No governor has contributed more to Kentucky’s transportation program than Bert T. Combs. He connected Eastern Kentucky with the rest of the state in 1963 by constructing the Mountain Parkway and its extensions. He also built the West Kentucky Parkway and started work on the Bluegrass Parkway. Great strides were made in the state’s airport program during the Combs Administration.
Gov. Combs expanded the state’s tourism potential by adding six new resort parks. He designated Lt. Gov. Wilson W. Wyatt head of the state’s economic development efforts and an aggressive program was started to recruit business and industry.
An essential key to improving government services is, of course, the adequacy of state revenues. Gov. Combs provided the leadership to restore a three-percent sales and use tax that had been previously repealed. The usage tax on vehicles would go to the Road Fund (and, in terms of highways, is one of the important factors over the past 40 years that has helped Kentucky keep pace with more affluent states).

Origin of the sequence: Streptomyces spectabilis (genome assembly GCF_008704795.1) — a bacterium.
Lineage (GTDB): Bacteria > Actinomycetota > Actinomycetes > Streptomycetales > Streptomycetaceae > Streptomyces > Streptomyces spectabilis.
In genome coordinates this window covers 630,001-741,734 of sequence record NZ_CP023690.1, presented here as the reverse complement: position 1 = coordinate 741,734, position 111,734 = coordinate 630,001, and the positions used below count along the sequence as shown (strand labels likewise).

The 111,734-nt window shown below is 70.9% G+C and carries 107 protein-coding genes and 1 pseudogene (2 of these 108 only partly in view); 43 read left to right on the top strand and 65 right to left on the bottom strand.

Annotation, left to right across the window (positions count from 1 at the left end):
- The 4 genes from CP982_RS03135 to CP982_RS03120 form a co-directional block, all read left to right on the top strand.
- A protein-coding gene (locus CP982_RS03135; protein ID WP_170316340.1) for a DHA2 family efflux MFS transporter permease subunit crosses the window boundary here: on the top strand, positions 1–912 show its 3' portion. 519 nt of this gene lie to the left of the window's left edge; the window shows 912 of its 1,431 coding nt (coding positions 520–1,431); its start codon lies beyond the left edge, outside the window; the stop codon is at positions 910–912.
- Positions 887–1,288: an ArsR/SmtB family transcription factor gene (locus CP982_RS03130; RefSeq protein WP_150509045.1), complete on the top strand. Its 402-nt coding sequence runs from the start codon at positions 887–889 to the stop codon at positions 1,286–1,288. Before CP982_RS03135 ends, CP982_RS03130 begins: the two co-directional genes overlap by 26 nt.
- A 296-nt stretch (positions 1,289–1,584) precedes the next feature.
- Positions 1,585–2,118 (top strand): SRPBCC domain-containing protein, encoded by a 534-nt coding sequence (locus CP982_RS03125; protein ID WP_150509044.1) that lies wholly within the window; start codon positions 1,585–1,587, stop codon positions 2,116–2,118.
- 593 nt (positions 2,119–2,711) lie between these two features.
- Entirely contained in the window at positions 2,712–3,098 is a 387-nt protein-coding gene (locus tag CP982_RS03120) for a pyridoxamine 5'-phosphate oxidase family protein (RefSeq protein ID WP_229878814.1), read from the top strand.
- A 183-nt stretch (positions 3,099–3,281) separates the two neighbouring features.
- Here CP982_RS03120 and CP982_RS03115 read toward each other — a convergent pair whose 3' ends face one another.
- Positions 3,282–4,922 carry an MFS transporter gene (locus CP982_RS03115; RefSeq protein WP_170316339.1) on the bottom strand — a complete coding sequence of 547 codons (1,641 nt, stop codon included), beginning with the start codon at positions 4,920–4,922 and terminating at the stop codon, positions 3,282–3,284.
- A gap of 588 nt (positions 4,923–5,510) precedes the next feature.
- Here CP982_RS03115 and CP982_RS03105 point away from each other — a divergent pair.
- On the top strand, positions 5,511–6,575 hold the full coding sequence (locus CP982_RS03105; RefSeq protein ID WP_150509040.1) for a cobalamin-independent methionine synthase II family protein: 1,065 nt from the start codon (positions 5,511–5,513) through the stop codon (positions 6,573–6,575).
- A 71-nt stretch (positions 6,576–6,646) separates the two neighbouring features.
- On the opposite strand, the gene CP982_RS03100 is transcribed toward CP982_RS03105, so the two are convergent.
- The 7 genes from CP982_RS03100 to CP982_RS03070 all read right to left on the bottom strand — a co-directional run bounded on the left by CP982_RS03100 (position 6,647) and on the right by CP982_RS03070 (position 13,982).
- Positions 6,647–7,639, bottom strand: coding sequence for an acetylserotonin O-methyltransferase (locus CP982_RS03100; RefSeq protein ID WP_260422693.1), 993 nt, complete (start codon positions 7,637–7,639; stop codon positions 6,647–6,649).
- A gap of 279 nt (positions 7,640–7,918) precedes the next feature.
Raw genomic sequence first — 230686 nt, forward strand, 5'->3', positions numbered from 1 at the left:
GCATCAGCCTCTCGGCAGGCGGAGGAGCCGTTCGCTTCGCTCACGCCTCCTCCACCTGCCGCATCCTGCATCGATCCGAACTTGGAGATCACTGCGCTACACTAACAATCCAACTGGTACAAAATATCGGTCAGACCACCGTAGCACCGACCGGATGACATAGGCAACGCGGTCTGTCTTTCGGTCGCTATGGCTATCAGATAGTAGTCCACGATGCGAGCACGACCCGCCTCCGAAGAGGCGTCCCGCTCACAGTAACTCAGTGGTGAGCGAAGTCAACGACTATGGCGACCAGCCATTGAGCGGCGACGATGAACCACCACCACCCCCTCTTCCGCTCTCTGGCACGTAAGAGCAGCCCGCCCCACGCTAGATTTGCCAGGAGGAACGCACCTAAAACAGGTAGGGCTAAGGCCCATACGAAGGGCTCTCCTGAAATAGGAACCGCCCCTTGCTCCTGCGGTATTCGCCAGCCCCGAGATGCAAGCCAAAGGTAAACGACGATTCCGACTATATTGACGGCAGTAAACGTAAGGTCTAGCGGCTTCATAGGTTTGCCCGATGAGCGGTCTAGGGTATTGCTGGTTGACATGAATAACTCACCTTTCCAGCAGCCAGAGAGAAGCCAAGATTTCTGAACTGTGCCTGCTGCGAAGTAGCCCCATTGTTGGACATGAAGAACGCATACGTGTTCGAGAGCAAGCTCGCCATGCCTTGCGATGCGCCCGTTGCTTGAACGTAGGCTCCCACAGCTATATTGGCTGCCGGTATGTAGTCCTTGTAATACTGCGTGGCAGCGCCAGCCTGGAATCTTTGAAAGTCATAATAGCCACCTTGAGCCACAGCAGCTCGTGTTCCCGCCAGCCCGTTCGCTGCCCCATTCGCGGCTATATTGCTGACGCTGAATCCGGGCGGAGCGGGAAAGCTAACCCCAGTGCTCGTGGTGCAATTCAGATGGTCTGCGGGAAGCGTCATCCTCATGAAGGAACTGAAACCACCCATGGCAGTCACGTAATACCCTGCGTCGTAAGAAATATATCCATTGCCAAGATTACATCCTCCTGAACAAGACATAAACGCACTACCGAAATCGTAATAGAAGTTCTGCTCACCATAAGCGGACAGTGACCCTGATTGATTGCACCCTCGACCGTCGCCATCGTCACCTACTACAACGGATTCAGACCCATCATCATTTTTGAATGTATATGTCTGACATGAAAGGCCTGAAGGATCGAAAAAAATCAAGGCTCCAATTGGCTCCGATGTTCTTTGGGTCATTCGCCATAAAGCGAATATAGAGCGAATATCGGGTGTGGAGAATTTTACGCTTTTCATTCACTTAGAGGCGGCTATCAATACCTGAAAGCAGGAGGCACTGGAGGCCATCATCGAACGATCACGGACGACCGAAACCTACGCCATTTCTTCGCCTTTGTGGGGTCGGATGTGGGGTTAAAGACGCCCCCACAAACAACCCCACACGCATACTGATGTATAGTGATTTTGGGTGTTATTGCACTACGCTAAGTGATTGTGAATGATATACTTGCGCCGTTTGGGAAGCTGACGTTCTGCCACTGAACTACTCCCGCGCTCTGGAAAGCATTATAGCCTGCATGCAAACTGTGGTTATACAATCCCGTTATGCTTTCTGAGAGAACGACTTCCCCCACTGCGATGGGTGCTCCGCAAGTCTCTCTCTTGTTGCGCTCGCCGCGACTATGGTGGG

Gov. Combs used the new General Fund revenue to close one-room schools, add classrooms and raise teachers’ salaries. He also built five community colleges, five new vocational schools and increased spending at the state’s universities.
Born in Clay County, Gov. Combs practiced law in Manchester and Prestonsburg. A captain in World War II, he helped prepare evidence against Japanese war criminals.
Gov. Combs served on the Kentucky Court of Appeals from 1951 to 1955; was governor of Kentucky from 1959 to 1963; was Federal Court of Appeals judge from 1967 to 1970; and was a senior partner in Wyatt, Tarrant, and Combs.
Gov. Combs made his retirement home in Powell County on Cane Creek. Sadly he lost his life on December 4, 1991, while trying to cross a flooded road that led to his home. His widow, Sara, is a judge on the Kentucky Court of Appeals and still resides in the log house that the couple loved so much.